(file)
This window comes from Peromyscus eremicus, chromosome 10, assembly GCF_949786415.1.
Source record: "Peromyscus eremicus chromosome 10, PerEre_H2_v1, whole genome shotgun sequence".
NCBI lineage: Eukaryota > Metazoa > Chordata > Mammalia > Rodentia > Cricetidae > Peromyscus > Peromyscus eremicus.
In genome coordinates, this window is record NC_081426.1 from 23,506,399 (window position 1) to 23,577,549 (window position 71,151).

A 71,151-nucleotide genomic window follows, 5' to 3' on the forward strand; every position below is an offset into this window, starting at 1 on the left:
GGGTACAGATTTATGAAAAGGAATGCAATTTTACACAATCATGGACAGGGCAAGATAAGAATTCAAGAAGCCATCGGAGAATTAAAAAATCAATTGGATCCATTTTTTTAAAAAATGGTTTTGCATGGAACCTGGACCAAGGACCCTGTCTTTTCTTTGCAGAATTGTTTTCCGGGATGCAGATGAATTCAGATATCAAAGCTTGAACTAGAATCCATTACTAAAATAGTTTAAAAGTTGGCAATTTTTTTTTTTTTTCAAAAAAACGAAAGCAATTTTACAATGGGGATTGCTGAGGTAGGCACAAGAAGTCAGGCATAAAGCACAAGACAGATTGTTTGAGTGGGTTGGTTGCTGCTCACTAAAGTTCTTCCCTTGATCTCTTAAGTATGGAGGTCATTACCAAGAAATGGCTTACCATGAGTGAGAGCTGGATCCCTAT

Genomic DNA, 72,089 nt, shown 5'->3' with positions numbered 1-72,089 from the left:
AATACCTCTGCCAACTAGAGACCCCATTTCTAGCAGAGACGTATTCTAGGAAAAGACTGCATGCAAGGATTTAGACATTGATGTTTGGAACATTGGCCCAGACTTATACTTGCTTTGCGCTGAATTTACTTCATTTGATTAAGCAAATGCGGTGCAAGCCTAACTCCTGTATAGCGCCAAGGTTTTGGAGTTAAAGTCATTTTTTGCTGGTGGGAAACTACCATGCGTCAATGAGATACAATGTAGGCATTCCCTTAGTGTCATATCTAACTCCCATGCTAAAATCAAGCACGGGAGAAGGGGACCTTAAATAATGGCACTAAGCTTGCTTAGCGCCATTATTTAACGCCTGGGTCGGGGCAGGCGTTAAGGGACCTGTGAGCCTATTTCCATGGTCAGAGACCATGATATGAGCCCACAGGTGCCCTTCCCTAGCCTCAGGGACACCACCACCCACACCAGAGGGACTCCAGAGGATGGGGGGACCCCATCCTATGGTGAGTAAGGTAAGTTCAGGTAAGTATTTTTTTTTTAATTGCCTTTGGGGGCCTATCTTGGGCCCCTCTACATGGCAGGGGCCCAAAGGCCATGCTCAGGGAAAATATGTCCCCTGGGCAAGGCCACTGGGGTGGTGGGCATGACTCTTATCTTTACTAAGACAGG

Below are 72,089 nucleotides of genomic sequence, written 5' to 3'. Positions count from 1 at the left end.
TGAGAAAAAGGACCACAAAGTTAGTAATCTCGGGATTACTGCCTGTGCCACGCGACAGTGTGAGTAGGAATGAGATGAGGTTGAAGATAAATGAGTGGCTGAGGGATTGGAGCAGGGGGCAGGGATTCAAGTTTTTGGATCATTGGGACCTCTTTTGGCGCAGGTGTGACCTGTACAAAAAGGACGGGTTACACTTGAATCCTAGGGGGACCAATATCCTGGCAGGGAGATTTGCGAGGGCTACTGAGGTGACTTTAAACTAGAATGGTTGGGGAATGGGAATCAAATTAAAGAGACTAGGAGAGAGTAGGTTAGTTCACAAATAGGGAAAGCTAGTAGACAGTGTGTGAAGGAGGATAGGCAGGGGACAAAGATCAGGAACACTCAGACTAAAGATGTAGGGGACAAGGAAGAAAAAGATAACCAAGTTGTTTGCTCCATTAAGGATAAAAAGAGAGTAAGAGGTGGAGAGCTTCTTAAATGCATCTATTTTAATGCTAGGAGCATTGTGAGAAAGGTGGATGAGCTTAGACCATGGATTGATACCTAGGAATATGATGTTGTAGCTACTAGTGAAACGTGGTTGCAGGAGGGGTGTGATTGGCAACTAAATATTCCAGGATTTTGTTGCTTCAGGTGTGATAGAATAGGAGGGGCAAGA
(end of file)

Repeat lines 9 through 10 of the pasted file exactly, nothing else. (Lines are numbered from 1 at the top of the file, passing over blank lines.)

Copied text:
Below are 72,089 nucleotides of genomic sequence, written 5' to 3'. Positions count from 1 at the left end.
TGAGAAAAAGGACCACAAAGTTAGTAATCTCGGGATTACTGCCTGTGCCACGCGACAGTGTGAGTAGGAATGAGATGAGGTTGAAGATAAATGAGTGGCTGAGGGATTGGAGCAGGGGGCAGGGATTCAAGTTTTTGGATCATTGGGACCTCTTTTGGCGCAGGTGTGACCTGTACAAAAAGGACGGGTTACACTTGAATCCTAGGGGGACCAATATCCTGGCAGGGAGATTTGCGAGGGCTACTGAGGTGACTTTAAACTAGAATGGTTGGGGAATGGGAATCAAATTAAAGAGACTAGGAGAGAGTAGGTTAGTTCACAAATAGGGAAAGCTAGTAGACAGTGTGTGAAGGAGGATAGGCAGGGGACAAAGATCAGGAACACTCAGACTAAAGATGTAGGGGACAAGGAAGAAAAAGATAACCAAGTTGTTTGCTCCATTAAGGATAAAAAGAGAGTAAGAGGTGGAGAGCTTCTTAAATGCATCTATTTTAATGCTAGGAGCATTGTGAGAAAGGTGGATGAGCTTAGACCATGGATTGATACCTAGGAATATGATGTTGTAGCTACTAGTGAAACGTGGTTGCAGGAGGGGTGTGATTGGCAACTAAATATTCCAGGATTTTGTTGCTTCAGGTGTGATAGAATAGGAGGGGCAAGA